• invert the rotation of the film roller
    • select the proper calibration frequency at the input of the comb generator: 2KHz for band I&II or 5KHz for band III, IV & V
    • select the proper tracking preselector filter bank, located after the comb generator output.
    Based on the evidence collected after the war [5] at Sachsenwerk-Radeberg were present from 3 to 4 screened calibration cabins where was impressed photographically two scales for each receiver. These cabins "flashed" for about 12 hours for each receiver. Considering that the total number of marks in the scale are 7415 (Table 3) this means that was necessary about 6 seconds for each mark.

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    Table 3 Number of Marks on The scale

    In the following Figure 10 is shown how would have been synthesized the frequencies required to calibration device.
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    Figure 10 Frequency Synthesizer

    The two required frequencies are synthetized by means of frequency division of 100KHz crystal oscillator in order to obtain higher frequency spacing accuracy [6].
    A 100 KHz crystal oscillator was probably also used for obtain 1MHz IF frequency by means of frequency multiplication x 10

    The "calibration machine" was a production apparatus that, after a few hundred or thousand units produced was surpassed after September 1944.
    Monitoring production results, was observed that, applying calibration trimmers at the oscillator circuit of each band the deviations between the scale was so low that it was not worth the effort to spend time and energy on the individual calibration of the scales.
    In fact the use of the calibration machine had significantly limited the number of radios produced daily at Radeberg Factory ; 6-12 with average 8. [5]

    Since September 1944 than started the production of “unified scale” able to meet a relaxed specifications. Unified scale, opposed to individually calibrated
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    Figure 11 Unified Scale

    Individually calibrated scale tolerance was 0.5% while for the unified scale tolerance has doubled to nearly 1 KHz for 1 MHz
    4.3 Multiplier Implementation
    Like for the comb generator the 100KHz reference quartz clock is followed by non-linear quadripole .The 10th harmonic is picked up by a 1MHz band pass filter
    The device can be simply implemented by a 1MHz selective tube amplifier polarized in the non-linear behavior as class C amplifier.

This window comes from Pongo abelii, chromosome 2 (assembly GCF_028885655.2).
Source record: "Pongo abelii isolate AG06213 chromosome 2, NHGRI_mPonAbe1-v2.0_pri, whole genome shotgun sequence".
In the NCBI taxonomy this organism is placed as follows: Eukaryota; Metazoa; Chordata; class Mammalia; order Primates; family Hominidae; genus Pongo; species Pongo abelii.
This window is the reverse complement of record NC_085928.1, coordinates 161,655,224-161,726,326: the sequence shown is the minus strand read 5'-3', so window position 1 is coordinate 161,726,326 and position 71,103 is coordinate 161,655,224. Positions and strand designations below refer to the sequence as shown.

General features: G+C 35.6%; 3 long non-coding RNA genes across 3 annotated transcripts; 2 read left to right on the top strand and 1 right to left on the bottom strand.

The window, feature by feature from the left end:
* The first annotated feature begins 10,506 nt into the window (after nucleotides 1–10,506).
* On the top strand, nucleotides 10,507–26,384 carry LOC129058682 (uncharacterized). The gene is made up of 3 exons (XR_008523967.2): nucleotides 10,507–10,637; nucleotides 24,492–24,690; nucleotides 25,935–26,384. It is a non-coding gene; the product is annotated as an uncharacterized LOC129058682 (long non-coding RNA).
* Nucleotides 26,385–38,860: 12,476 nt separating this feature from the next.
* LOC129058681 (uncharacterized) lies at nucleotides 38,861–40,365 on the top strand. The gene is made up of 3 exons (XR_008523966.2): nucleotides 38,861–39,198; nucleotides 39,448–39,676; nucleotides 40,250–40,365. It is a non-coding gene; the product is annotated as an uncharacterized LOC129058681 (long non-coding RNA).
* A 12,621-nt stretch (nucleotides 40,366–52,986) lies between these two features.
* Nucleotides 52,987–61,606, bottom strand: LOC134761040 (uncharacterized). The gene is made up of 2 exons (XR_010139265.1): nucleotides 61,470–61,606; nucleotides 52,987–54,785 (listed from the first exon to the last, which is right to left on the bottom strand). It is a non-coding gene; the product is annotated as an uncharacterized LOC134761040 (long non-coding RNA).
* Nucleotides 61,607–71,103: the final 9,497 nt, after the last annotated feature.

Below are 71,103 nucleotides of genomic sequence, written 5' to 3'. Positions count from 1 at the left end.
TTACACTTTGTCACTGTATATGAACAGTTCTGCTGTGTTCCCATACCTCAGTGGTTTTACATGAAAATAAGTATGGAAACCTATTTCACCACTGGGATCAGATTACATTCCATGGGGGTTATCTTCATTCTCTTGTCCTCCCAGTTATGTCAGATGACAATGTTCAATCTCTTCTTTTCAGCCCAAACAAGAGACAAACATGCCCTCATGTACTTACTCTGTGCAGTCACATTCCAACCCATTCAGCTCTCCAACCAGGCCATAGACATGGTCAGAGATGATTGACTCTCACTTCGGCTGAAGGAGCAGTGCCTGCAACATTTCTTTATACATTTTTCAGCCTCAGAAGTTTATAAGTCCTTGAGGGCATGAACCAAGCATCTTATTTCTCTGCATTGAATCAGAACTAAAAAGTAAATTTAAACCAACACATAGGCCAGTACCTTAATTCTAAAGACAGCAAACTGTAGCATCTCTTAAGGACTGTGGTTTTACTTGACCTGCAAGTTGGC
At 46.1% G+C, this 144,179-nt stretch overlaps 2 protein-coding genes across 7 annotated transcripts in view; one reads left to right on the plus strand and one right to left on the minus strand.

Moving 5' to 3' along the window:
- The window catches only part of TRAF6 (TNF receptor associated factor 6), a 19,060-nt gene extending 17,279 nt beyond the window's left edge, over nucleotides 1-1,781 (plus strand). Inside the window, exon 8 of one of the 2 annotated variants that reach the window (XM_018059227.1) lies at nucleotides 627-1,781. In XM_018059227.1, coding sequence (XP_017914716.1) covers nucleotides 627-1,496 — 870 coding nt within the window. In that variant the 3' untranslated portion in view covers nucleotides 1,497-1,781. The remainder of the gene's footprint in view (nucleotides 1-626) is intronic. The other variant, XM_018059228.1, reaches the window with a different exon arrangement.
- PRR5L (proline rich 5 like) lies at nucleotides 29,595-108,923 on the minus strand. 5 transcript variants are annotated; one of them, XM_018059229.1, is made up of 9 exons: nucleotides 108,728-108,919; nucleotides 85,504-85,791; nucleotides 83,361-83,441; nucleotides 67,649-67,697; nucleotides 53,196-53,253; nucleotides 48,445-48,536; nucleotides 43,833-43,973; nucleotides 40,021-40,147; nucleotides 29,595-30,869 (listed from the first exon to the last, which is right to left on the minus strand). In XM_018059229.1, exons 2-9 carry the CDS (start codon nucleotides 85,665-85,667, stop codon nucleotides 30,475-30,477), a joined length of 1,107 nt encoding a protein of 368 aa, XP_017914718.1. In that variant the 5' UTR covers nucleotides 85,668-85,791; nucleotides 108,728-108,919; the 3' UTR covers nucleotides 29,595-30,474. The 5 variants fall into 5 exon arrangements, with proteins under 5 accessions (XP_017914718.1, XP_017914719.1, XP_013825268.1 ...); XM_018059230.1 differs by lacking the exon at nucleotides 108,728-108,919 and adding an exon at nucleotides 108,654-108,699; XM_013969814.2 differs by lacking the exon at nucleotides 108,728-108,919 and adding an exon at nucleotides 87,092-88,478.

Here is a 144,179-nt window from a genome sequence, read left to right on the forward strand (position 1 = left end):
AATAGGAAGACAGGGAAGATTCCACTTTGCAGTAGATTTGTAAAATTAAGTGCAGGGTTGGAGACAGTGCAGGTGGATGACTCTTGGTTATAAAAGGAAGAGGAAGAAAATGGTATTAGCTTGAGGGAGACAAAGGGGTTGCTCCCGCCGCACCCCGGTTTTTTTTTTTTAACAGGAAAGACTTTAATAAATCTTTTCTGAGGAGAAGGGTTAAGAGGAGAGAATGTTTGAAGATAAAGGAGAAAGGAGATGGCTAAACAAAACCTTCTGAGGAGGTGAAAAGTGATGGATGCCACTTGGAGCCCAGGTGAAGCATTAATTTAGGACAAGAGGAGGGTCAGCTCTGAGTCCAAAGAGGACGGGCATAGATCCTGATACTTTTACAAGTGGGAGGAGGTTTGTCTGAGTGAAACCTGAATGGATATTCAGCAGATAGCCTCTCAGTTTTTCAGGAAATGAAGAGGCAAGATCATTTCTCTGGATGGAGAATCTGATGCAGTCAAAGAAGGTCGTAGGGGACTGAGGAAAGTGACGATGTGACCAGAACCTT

4.4 Divider Implementation
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    Figure 12 Frequency Divider

    A regenerative frequency divider, also known as a Miller frequency divider, mixes the input signal with the feedback signal from the mixer.
    The feedback signal is fin/2. This produces sum and difference frequencies fin/2, 3fn/2 at the output of the mixer. A low pass filter removes the higher frequency and the fin/2 frequency is amplified and fed back into mixer.

    5 References

    [1] Luft-Boden-Einheitsempfänger E52 Prüfung-Reparatur-Abgleich Teil II: Mechanik, Optik, HF Conrad H. von Sengbusch DJ2DK, Ulrich Wintzer DL7FZ
    [2] Patent by Alwin Weber Telefunken Gesellschaft für drahtlose Telegraphie m.b.H. in Berlin-Zehlendorf Mit einerphotographischen Schicht ausgestatteten Skalenträger für Empfänger- und Sendegräte Application date 24 November 1939 granted 29 January 1942 Available at

    [3] PA0SE Dick Rolema German World War II Radio Equipment - Köln E52 receiver
    [4] Patent by
    Kurt Protze; Alwin Weber and Fritz Semerau: German Patent De691884 “Selbsttätige Eichvorrichtung, Eichanlage - Kalibrier- Gerät”. Available at
    [5] Werner Thote :Funkgeschichte” magazine n°79, 1991
    [6] David Sunstein, Josef Tellier: “Automatic Calibration for Frequency Meters” Electronics Magazine May 1944
    [7] Bolt, McIntyre,Veevers, Whitehouse :Britisch Intelligence Report B.I.O.S No. 1228 HF Insrtruments and Measuring Techniques” page 3. Available at
    [8] Conversation with Prof. Dr. Gottfried Domorazek: E52 Köln expert